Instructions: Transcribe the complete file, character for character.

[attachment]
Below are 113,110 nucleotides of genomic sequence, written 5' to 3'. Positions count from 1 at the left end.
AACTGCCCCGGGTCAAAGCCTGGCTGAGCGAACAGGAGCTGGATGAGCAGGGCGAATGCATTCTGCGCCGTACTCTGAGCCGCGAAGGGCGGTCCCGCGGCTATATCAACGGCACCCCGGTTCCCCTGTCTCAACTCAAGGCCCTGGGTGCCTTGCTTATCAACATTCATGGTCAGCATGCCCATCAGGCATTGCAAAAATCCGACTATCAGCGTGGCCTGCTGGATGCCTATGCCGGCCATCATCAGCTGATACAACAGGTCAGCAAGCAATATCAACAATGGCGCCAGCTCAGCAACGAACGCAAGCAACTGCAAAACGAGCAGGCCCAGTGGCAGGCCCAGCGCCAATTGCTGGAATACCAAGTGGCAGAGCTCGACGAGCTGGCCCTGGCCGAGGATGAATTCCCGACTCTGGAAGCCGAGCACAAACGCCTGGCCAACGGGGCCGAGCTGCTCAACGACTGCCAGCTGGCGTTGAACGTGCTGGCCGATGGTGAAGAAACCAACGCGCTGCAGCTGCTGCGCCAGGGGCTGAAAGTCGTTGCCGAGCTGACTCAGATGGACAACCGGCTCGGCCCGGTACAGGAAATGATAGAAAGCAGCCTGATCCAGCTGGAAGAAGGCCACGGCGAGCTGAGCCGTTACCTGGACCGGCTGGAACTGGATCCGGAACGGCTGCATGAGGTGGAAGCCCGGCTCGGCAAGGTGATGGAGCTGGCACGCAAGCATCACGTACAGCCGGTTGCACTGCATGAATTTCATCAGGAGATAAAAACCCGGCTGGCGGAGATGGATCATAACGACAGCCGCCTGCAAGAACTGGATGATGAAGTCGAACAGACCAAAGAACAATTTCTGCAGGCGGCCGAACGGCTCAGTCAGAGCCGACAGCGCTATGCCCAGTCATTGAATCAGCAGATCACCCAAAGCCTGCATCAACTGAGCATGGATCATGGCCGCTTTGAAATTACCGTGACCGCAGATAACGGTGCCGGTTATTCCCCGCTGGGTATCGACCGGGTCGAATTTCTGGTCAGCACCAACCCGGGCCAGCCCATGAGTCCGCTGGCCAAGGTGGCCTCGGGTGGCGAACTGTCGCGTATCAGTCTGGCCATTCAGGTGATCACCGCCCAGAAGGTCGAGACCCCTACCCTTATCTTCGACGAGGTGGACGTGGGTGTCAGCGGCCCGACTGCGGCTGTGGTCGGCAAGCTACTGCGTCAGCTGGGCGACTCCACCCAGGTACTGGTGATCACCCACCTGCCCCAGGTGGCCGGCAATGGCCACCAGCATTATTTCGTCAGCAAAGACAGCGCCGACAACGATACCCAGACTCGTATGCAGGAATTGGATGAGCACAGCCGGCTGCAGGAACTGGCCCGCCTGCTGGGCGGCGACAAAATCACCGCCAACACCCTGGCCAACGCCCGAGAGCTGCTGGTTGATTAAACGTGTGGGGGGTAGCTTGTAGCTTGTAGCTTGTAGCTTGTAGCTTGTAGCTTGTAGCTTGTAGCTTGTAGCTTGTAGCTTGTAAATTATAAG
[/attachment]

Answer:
Below are 113,110 nucleotides of genomic sequence, written 5' to 3'. Positions count from 1 at the left end.
AACTGCCCCGGGTCAAAGCCTGGCTGAGCGAACAGGAGCTGGATGAGCAGGGCGAATGCATTCTGCGCCGTACTCTGAGCCGCGAAGGGCGGTCCCGCGGCTATATCAACGGCACCCCGGTTCCCCTGTCTCAACTCAAGGCCCTGGGTGCCTTGCTTATCAACATTCATGGTCAGCATGCCCATCAGGCATTGCAAAAATCCGACTATCAGCGTGGCCTGCTGGATGCCTATGCCGGCCATCATCAGCTGATACAACAGGTCAGCAAGCAATATCAACAATGGCGCCAGCTCAGCAACGAACGCAAGCAACTGCAAAACGAGCAGGCCCAGTGGCAGGCCCAGCGCCAATTGCTGGAATACCAAGTGGCAGAGCTCGACGAGCTGGCCCTGGCCGAGGATGAATTCCCGACTCTGGAAGCCGAGCACAAACGCCTGGCCAACGGGGCCGAGCTGCTCAACGACTGCCAGCTGGCGTTGAACGTGCTGGCCGATGGTGAAGAAACCAACGCGCTGCAGCTGCTGCGCCAGGGGCTGAAAGTCGTTGCCGAGCTGACTCAGATGGACAACCGGCTCGGCCCGGTACAGGAAATGATAGAAAGCAGCCTGATCCAGCTGGAAGAAGGCCACGGCGAGCTGAGCCGTTACCTGGACCGGCTGGAACTGGATCCGGAACGGCTGCATGAGGTGGAAGCCCGGCTCGGCAAGGTGATGGAGCTGGCACGCAAGCATCACGTACAGCCGGTTGCACTGCATGAATTTCATCAGGAGATAAAAACCCGGCTGGCGGAGATGGATCATAACGACAGCCGCCTGCAAGAACTGGATGATGAAGTCGAACAGACCAAAGAACAATTTCTGCAGGCGGCCGAACGGCTCAGTCAGAGCCGACAGCGCTATGCCCAGTCATTGAATCAGCAGATCACCCAAAGCCTGCATCAACTGAGCATGGATCATGGCCGCTTTGAAATTACCGTGACCGCAGATAACGGTGCCGGTTATTCCCCGCTGGGTATCGACCGGGTCGAATTTCTGGTCAGCACCAACCCGGGCCAGCCCATGAGTCCGCTGGCCAAGGTGGCCTCGGGTGGCGAACTGTCGCGTATCAGTCTGGCCATTCAGGTGATCACCGCCCAGAAGGTCGAGACCCCTACCCTTATCTTCGACGAGGTGGACGTGGGTGTCAGCGGCCCGACTGCGGCTGTGGTCGGCAAGCTACTGCGTCAGCTGGGCGACTCCACCCAGGTACTGGTGATCACCCACCTGCCCCAGGTGGCCGGCAATGGCCACCAGCATTATTTCGTCAGCAAAGACAGCGCCGACAACGATACCCAGACTCGTATGCAGGAATTGGATGAGCACAGCCGGCTGCAGGAACTGGCCCGCCTGCTGGGCGGCGACAAAATCACCGCCAACACCCTGGCCAACGCCCGAGAGCTGCTGGTTGATTAAACGTGTGGGGGGTAGCTTGTAGCTTGTAGCTTGTAGCTTGTAGCTTGTAGCTTGTAGCTTGTAGCTTGTAGCTTGTAGCTTGTAAATTATAAG